Welcome to Pocket Science: a glimpse at recent research from Husker scientists and engineers. For those who want to quickly learn the “What,” “So what” and “Now what” of Husker research.
The process that turns milk into cheese, cabbage into kimchi and grape juice into wine might have seemed miraculous to the humans who first encountered the phenomenon thousands of years ago. If its origins were once mysterious, though, some of its benefits would have been readily apparent: longer preservation via less spoilage, more palatable taste or texture, intoxicating after-effects.
It’s a process now known as fermentation, which accounts for an estimated 5,000-plus varieties of food and drink from every region on the planet. But for all of its popularity, and for all that scientists now understand of what occurs during it, questions have remained about how to define fermented foods. Questions also persist around the nutritional benefits of fermented foods and the role of fermentation microbes in human health.
To address these issues, the International Scientific Association for Probiotics and Prebiotics convened an expert panel of 13 scientists. Led by Nebraska’s Robert Hutkins and the University of California, Davis’s Maria Marco, the panel consisted of microbiologists, food scientists, nutritionists, and health care professionals from North America, Europe and Asia.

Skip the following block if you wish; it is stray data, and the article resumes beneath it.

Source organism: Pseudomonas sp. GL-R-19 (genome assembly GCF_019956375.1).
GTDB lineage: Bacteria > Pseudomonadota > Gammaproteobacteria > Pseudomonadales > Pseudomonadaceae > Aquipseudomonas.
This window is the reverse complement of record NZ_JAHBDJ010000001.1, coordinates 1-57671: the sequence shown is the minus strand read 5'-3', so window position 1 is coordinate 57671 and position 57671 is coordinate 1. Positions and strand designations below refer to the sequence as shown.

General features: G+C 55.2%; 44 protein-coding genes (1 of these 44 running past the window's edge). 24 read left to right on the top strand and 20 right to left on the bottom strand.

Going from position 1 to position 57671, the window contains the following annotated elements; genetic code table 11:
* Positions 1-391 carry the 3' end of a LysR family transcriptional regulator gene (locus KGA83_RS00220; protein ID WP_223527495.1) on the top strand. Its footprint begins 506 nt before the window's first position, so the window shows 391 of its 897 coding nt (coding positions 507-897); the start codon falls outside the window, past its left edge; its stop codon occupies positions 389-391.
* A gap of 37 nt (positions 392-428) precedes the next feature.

Hutkins and the panel first arrived at a consensus definition of fermented foods: “foods made through desired microbial growth and enzymatic conversions of food components.”
The simple definition clarifies several points:
The word “desired” makes clear that whatever changes occur during fermentation, the outcome is intentional and preferred. This distinguishes fermentation from the other possible and undesirable outcomes of microbial growth, namely spoilage.
To qualify as fermented, the end products must result from the activities of bacteria or fungi that catalyze enzymatic conversions — sugars into carbon dioxide and alcohol, for instance.
Foods transformed only by chemical processes, rather than microbial-driven activities, do not qualify. For example, vegetables preserved via pickling processes do not involve microorganisms and would not be considered as fermented.
The panel noted that although microbes are required to produce fermented foods, those microbes are not always present in the final product. For example, breads are baked and beer is pasteurized or filtered, leaving those products devoid of live microbes. By contrast, yogurt, kefir and kombucha may contain billions of live microbes. Many of those microbes survive digestion and reach the gut.
The panel also provided guidance to public health professionals, consumers and other scientists about the role of fermentation microbes and their metabolic products on the gut microbiome and human health. In particular, they explained differences between fermented foods and probiotics, along with the challenges of designing clinical studies to evaluate health outcomes.
Finally, the panel noted that advances in molecular biology, ecology and bioinformatics may ultimately lead to new and improved fermented foods that taste better, last longer and provide health-promoting benefits.